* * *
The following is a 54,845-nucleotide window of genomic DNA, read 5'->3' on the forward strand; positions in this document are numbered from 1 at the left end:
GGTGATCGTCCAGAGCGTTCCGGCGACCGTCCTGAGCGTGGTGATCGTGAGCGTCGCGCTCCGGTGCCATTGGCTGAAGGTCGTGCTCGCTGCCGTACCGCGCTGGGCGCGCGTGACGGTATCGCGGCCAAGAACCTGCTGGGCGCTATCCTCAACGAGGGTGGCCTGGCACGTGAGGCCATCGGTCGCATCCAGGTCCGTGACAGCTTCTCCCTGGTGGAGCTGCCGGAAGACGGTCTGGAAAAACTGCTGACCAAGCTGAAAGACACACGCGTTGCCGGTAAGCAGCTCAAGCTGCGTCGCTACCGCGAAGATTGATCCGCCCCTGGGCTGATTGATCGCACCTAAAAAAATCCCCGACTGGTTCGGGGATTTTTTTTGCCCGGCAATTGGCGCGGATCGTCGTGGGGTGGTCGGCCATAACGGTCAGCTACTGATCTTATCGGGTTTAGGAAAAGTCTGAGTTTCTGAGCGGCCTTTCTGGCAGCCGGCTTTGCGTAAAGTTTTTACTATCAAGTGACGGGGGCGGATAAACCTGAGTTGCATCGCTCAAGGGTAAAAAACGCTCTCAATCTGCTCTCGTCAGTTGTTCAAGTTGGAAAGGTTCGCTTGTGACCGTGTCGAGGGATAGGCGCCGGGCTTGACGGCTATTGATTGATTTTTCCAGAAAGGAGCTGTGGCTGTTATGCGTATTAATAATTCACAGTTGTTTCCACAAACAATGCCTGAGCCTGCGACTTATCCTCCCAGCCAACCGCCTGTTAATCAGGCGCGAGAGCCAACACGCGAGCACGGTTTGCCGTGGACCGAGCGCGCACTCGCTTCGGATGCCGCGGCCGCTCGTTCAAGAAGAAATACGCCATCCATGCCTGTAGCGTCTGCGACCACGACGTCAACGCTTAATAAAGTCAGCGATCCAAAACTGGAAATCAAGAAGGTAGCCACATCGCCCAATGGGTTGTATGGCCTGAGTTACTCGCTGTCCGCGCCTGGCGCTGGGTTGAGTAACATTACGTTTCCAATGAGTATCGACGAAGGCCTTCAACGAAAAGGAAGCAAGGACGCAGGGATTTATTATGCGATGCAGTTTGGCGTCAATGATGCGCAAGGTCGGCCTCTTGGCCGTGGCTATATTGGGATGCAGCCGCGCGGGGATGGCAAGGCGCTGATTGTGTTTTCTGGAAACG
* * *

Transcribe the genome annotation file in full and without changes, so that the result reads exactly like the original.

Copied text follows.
The following is a 54,845-nucleotide window of genomic DNA, read 5'->3' on the forward strand; positions in this document are numbered from 1 at the left end:
GGTGATCGTCCAGAGCGTTCCGGCGACCGTCCTGAGCGTGGTGATCGTGAGCGTCGCGCTCCGGTGCCATTGGCTGAAGGTCGTGCTCGCTGCCGTACCGCGCTGGGCGCGCGTGACGGTATCGCGGCCAAGAACCTGCTGGGCGCTATCCTCAACGAGGGTGGCCTGGCACGTGAGGCCATCGGTCGCATCCAGGTCCGTGACAGCTTCTCCCTGGTGGAGCTGCCGGAAGACGGTCTGGAAAAACTGCTGACCAAGCTGAAAGACACACGCGTTGCCGGTAAGCAGCTCAAGCTGCGTCGCTACCGCGAAGATTGATCCGCCCCTGGGCTGATTGATCGCACCTAAAAAAATCCCCGACTGGTTCGGGGATTTTTTTTGCCCGGCAATTGGCGCGGATCGTCGTGGGGTGGTCGGCCATAACGGTCAGCTACTGATCTTATCGGGTTTAGGAAAAGTCTGAGTTTCTGAGCGGCCTTTCTGGCAGCCGGCTTTGCGTAAAGTTTTTACTATCAAGTGACGGGGGCGGATAAACCTGAGTTGCATCGCTCAAGGGTAAAAAACGCTCTCAATCTGCTCTCGTCAGTTGTTCAAGTTGGAAAGGTTCGCTTGTGACCGTGTCGAGGGATAGGCGCCGGGCTTGACGGCTATTGATTGATTTTTCCAGAAAGGAGCTGTGGCTGTTATGCGTATTAATAATTCACAGTTGTTTCCACAAACAATGCCTGAGCCTGCGACTTATCCTCCCAGCCAACCGCCTGTTAATCAGGCGCGAGAGCCAACACGCGAGCACGGTTTGCCGTGGACCGAGCGCGCACTCGCTTCGGATGCCGCGGCCGCTCGTTCAAGAAGAAATACGCCATCCATGCCTGTAGCGTCTGCGACCACGACGTCAACGCTTAATAAAGTCAGCGATCCAAAACTGGAAATCAAGAAGGTAGCCACATCGCCCAATGGGTTGTATGGCCTGAGTTACTCGCTGTCCGCGCCTGGCGCTGGGTTGAGTAACATTACGTTTCCAATGAGTATCGACGAAGGCCTTCAACGAAAAGGAAGCAAGGACGCAGGGATTTATTATGCGATGCAGTTTGGCGTCAATGATGCGCAAGGTCGGCCTCTTGGCCGTGGCTATATTGGGATGCAGCCGCGCGGGGATGGCAAGGCGCTGATTGTGTTTTCTGGAAACG